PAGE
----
Paper No. 38-10
Presentation Time: 11:15 AM
LATERAL FRACTIONATION OF LIGHT AND HEAVY MINERALS: ROBERT MOSES STATE PARK, LONG ISLAND, NEW YORK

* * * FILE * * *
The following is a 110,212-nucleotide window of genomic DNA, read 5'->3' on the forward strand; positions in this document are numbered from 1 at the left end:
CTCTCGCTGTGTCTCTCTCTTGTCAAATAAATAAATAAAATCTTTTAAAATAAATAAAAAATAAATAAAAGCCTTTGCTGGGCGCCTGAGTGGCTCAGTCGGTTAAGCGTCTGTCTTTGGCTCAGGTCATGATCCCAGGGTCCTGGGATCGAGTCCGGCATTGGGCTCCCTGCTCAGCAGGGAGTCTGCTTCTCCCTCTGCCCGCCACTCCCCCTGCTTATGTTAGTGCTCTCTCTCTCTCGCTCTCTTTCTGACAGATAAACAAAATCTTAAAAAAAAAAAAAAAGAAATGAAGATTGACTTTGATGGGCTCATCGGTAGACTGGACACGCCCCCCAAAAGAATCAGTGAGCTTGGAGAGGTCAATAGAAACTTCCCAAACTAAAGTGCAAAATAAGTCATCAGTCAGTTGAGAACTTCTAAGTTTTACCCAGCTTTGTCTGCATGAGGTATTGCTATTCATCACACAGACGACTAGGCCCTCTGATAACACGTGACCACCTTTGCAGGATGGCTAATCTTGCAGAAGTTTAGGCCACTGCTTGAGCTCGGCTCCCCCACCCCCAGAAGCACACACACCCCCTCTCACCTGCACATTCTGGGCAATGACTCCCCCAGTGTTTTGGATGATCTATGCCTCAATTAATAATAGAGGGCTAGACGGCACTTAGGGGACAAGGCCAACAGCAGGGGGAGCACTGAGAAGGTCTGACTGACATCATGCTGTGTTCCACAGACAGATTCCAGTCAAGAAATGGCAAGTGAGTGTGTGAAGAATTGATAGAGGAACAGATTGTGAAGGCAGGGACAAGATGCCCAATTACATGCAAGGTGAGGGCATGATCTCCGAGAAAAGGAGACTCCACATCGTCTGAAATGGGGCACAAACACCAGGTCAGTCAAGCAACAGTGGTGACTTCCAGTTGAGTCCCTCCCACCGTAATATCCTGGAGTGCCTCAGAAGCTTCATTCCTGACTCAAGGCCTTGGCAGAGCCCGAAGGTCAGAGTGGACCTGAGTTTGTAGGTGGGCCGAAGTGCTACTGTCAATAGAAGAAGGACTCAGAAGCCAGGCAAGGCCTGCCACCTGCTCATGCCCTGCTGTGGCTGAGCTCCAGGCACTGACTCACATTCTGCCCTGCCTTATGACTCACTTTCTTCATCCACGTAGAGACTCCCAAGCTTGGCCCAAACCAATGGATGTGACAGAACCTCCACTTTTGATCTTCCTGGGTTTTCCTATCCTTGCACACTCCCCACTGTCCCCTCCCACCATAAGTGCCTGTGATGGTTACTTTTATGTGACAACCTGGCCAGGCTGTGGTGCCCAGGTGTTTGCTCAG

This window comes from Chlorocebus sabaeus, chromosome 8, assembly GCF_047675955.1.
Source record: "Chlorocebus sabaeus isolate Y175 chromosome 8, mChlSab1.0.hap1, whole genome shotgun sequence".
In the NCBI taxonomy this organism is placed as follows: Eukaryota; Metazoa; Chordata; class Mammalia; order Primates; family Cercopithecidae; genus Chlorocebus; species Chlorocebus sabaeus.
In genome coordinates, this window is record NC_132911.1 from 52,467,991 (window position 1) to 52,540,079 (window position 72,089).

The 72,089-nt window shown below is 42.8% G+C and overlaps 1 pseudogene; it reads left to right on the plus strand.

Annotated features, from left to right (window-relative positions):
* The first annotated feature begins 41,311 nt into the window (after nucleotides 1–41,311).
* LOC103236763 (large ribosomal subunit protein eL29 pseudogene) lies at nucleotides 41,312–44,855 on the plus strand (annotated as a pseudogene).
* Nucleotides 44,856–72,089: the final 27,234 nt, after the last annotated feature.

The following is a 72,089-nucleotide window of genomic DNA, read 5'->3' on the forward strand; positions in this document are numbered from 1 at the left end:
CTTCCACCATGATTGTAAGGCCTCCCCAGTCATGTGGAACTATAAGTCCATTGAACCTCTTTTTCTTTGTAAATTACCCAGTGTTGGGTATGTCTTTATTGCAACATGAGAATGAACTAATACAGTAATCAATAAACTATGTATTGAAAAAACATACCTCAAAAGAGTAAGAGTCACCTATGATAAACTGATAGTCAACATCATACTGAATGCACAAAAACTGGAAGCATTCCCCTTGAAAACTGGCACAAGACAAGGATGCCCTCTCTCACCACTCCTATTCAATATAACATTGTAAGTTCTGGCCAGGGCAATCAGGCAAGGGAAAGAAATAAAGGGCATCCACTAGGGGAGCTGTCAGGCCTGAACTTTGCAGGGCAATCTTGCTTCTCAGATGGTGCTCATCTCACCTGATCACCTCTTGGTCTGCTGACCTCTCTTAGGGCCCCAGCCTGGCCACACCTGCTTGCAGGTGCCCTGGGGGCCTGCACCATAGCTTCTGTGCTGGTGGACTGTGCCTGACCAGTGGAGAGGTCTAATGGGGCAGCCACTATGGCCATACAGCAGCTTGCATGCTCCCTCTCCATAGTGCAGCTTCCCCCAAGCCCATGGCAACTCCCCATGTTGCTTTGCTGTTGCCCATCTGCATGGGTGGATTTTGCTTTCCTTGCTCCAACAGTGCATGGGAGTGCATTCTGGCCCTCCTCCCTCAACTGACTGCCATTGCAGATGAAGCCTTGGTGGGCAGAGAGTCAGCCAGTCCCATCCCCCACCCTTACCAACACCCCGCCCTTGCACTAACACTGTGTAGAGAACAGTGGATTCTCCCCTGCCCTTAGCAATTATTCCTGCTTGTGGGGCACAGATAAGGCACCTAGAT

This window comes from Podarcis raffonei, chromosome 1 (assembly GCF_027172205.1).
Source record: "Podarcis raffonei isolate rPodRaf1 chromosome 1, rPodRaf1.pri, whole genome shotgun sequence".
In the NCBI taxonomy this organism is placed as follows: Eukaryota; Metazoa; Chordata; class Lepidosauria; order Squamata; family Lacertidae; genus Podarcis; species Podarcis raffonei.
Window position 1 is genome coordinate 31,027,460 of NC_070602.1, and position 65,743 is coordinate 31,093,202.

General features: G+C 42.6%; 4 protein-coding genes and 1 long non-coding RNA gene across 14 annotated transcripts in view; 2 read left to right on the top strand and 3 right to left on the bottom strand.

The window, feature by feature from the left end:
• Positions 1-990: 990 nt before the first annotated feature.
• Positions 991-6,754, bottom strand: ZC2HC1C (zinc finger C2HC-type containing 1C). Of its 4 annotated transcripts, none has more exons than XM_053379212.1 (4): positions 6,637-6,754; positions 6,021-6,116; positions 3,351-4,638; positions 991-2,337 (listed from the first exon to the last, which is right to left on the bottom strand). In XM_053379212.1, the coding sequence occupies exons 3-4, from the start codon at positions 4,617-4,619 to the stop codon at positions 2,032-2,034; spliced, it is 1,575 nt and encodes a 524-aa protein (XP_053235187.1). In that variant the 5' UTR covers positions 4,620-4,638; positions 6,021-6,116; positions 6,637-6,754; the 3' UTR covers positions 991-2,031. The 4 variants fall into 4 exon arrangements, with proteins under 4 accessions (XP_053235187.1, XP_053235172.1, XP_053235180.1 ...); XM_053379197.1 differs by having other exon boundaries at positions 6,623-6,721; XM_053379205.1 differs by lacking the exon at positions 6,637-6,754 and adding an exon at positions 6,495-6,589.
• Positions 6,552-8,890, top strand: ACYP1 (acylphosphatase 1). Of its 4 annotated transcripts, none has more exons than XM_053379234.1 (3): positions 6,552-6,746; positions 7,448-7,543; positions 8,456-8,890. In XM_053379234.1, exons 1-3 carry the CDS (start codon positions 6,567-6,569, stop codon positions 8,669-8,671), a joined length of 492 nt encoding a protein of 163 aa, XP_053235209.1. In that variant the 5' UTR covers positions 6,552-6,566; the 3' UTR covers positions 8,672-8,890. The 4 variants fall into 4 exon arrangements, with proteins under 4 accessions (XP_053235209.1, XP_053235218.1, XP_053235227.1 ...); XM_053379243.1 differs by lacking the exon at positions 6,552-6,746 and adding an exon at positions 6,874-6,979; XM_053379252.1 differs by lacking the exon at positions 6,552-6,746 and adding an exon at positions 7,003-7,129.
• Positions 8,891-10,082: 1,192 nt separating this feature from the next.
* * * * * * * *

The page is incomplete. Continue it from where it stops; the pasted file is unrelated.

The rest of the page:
Preliminary sedimentological investigations involving grain size distribution, grain shape, mineral composition, and trace element concentrations associated with recent beach sand collected from Robert Moses State Park, Long Island, New York were carried out on several representative samples to characterize the sand and highlight depositional environments. Robert Moses State Park is located on the western end of Fire Island, outside of the boundaries of Fire Island National Seashore. Geologically, Robert State Moses Park is part of greater Fire Island coastal province. Fire Island is a narrow barrier island protecting the south central coast of Long Island from Atlantic storms. The barrier island stretches for 32 miles, bounded by Moriches Inlet to the east, and Fire Island Inlet to the west. Nowhere is the island wider than a mile. At some locations along its eastern and central portions the width can be as little as several hundred yards (USGS, 2014). Most of the analyzed sand samples displayed coarse to medium-grained and well-sorted population with dominance of well-rounded quartz particles. Apparently there is evidence of lateral fractionation of heavy minerals and shell materials due to longshore transport since most of the samples located distally are enriched in fragmented shell components and subrounded to angular detrital quartz grains. Furthermore, proportion of total magnetic concentration with respect to certain sand sizes (US Standard Sieve Mesh: 60 to 230) also exhibited this phenomenon by having diminishing content with respect to distal location. Representative trace element data in conjunction with detrital and accessory mineralogy reflect an overall greater concentration of stable traces including Zr, Ti, quartz, zircon, tourmaline, garnet, and rutile; however segregation of these components were constrained by the local bathymetry and topographic features. Super storm Hurricane Sandy also played a key role in obliterating and reshaping the coastal landscape and locally exerting new constraint on beach sand composition and establishing final mineralogy. Detailed chemical analysis coupled with heavy mineral separation can shed more light on the nature of beach sand deposition in Robert Moses State Park.